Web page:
As the days turn warmer, you might be starting to think about where you want to spend your summer. And more importantly, what books you want to pack with you for your trip. If heading out on a far flung international trip is calling your name, this list of books is sure to inspire your wanderlust!
Travel to Zambia to an old colonial settlement a few miles from majestic Victoria Falls, called The Old Drift. Here, on a foggy night, an Old Drifter makes one mistake that has lasting consequences for generations on three Zambian families. Your travels may start in Zambia, but by the time you’ve finished this book you will have traveled to places beyond space and time as each generation emerges through a panorama of history, fairytale, romance, and science fiction.
In this powerful novel, interconnected stories build to reveal what time erases and what remains. In the near future of this book, Bangkok is now completely underwater, and is now a place where only tourists are taken to glance upon the drowned old city. Fluid in its prose and structure, when you read this book, you can almost feel the rock of the tide.
In Arundhati Roy’s The God of Small Things, readers witness the rise and fall of India as portrayed through a singular family. Seven-year-old twins Estha and Rahel see their world shaken irrevocably by the arrival of their beautiful young cousin, Sophie. It is an event that will lead to an illicit liaison and tragedies accidental and intentional, exposing a country drifting dangerously toward unrest.
Zagreb, 1991. Ana is a carefree ten-year-old, living with her family in a small apartment in Croatia’s capital. But that year, civil war breaks out across Yugoslavia, splintering Ana’s idyllic childhood. Even years later, when Ana is a college student in New York, she is haunted by the events that forever changed her family, and so she returns to Croatia, hoping to make peace with the place she once called home. Moving back and forth through time, Girl at War is an honest, generous, brilliantly written novel that illuminates how history shapes the individual.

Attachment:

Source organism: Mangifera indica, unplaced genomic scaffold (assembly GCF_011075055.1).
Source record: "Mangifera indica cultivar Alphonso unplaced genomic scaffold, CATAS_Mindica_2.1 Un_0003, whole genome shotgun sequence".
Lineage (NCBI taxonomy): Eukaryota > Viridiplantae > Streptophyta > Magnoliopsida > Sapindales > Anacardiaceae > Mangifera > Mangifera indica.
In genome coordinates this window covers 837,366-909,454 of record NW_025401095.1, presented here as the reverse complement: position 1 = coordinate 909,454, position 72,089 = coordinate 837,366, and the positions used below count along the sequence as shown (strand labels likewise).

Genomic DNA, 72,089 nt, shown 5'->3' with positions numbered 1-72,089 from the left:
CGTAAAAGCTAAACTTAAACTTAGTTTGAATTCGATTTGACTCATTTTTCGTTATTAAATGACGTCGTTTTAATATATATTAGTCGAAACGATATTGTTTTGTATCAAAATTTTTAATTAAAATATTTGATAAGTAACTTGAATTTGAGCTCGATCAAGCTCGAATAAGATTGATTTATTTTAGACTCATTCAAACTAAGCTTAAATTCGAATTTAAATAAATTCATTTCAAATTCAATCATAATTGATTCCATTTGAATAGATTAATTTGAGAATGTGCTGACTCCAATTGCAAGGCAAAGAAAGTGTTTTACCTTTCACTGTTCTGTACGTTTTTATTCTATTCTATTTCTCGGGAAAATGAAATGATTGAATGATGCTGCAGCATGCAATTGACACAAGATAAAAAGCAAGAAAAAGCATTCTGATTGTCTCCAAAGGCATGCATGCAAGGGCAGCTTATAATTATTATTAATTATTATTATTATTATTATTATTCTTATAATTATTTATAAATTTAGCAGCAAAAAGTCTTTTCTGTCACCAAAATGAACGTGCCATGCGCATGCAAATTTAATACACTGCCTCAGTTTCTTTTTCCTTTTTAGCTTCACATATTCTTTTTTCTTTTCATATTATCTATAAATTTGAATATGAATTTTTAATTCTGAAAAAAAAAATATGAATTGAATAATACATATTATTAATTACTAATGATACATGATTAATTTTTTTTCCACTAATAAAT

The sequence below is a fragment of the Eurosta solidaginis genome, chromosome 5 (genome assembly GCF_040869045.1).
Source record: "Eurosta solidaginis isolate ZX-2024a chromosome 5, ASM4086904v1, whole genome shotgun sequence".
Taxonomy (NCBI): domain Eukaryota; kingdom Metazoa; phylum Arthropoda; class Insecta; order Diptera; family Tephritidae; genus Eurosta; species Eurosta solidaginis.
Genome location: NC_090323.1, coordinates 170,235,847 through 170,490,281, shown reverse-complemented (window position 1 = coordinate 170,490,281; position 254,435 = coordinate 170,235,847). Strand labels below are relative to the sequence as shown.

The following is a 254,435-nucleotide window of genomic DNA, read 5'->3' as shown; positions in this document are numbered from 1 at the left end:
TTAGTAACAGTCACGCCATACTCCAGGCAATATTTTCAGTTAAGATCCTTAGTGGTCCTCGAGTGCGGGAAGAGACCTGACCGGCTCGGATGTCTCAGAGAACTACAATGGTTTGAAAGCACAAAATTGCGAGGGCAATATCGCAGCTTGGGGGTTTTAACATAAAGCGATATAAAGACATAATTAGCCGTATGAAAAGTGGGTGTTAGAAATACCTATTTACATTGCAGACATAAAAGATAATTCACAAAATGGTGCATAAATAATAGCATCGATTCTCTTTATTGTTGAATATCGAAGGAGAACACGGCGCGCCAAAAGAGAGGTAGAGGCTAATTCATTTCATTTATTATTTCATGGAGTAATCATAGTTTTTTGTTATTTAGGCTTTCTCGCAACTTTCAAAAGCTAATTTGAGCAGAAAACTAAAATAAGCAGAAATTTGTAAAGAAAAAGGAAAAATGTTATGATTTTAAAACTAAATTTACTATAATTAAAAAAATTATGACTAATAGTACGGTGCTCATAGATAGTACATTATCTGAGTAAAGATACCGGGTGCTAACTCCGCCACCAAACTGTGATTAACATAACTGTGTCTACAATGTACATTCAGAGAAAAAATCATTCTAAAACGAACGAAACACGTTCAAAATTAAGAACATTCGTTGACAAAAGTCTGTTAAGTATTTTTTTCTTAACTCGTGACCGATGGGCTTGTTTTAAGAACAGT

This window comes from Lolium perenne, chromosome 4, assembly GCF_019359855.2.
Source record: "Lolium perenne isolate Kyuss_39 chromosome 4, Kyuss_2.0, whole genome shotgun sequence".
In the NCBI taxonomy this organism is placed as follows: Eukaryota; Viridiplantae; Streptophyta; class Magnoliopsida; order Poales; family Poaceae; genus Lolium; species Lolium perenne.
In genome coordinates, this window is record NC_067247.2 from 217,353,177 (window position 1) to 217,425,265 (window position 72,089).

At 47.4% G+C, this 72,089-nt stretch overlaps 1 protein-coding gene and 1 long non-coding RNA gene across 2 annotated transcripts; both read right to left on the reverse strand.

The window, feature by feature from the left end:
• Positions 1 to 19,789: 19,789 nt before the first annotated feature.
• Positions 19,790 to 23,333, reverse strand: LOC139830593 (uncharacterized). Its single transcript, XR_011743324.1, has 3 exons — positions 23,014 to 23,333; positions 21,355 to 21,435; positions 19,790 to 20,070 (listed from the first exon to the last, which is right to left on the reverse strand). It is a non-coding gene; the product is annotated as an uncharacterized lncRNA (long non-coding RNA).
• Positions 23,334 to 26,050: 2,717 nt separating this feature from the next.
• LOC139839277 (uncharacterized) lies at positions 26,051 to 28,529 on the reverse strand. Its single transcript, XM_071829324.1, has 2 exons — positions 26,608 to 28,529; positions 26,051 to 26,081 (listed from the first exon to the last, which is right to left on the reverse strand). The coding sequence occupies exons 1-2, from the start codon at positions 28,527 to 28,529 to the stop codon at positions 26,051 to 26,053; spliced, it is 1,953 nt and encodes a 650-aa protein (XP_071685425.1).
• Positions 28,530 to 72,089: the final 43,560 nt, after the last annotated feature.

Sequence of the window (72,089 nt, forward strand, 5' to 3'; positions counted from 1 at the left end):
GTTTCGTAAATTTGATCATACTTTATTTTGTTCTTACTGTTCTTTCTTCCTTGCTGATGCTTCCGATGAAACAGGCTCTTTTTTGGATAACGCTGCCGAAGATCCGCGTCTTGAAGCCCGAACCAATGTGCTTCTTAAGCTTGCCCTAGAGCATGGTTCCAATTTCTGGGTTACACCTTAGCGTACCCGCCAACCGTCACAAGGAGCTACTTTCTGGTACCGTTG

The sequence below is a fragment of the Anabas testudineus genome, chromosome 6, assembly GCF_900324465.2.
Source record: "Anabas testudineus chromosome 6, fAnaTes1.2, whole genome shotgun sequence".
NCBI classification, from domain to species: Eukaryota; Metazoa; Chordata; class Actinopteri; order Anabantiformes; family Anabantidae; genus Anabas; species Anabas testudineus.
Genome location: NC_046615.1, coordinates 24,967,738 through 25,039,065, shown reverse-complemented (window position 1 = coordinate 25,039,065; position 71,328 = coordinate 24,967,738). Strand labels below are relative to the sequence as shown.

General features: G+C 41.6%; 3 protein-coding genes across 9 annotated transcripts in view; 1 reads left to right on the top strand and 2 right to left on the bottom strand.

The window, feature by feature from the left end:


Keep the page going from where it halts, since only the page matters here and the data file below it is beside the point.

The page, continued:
When New Yorker Rachel Chu agrees to spend the summer in Singapore with her boyfriend, Nicholas Young, she envisions a humble family home and quality time with the man she hopes to marry. But Nick has failed to give his girlfriend a few key details. One, that his childhood home looks like a palace; and two, that he just happens to be the country’s most eligible bachelor…
This book has been inspiring international travel since it first hit bookshelves in 2006. This beautiful memoir follows Elizabeth Gilbert as she makes a journey across the world in search of what she truly wants from life. She sets off to explore the art of pleasure in Italy, the art of devotion in India, and the balance between the two on the island of Bali. Wise, funny, and truthful, you’ll be packing your bags before you’ve finished the last page.
In Istanbul in 1975, Kemal and Sibel, children of two prominent families, are about to become engaged. Until the day that Kemal meets a beautiful shopgirl and immediately falls in love, and act which will forever put him at odds with the rest of the Istanbul elite. As Kemal tries to win over the shopgirl, he becomes a compulsive collector of objects that chronicle his lovelorn progress–amassing a museum that is both a map of a society and of his heart.
A mythic love story set in Trinidad, Ayanna Lloyd Banwo’s radiant debut is a masterwork of lush imagination and exuberant storytelling—a spellbinding and hopeful novel about inheritance, loss, and love’s seismic power to heal.